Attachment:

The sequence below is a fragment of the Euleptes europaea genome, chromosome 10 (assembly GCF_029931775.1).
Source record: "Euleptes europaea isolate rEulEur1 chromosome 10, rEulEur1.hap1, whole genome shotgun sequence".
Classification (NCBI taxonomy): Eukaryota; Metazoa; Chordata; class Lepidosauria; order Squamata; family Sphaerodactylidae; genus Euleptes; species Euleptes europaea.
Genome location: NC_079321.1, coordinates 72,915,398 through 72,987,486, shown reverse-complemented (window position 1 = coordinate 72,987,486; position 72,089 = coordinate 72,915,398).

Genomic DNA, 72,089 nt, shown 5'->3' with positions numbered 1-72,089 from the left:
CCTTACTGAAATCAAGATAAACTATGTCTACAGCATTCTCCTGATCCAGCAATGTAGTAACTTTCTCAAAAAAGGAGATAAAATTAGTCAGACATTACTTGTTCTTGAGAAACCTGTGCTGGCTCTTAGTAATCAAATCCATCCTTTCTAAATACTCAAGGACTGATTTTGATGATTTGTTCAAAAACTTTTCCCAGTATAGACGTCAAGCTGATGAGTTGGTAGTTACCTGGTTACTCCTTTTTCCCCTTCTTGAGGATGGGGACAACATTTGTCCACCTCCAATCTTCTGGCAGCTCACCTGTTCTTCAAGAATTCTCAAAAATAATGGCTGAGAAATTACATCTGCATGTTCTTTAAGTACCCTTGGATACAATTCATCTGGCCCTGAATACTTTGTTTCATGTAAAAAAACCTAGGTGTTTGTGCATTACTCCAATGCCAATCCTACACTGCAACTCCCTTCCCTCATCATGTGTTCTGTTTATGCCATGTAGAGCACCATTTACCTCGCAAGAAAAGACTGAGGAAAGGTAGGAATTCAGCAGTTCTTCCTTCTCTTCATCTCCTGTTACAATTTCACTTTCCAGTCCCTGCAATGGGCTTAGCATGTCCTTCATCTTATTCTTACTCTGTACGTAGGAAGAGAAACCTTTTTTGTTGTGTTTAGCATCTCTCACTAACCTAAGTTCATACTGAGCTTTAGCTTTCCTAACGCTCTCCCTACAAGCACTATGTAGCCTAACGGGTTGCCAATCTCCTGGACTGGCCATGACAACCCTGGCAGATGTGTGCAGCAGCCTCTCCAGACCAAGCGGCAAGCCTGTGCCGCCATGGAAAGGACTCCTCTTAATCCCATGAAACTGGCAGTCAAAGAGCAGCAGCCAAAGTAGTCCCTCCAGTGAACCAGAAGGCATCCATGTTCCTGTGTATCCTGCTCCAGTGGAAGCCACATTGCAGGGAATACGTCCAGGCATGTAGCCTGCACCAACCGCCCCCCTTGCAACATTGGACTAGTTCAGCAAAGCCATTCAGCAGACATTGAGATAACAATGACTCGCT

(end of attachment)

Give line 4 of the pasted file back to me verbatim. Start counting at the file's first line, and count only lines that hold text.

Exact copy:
Genome location: NC_079321.1, coordinates 72,915,398 through 72,987,486, shown reverse-complemented (window position 1 = coordinate 72,987,486; position 72,089 = coordinate 72,915,398).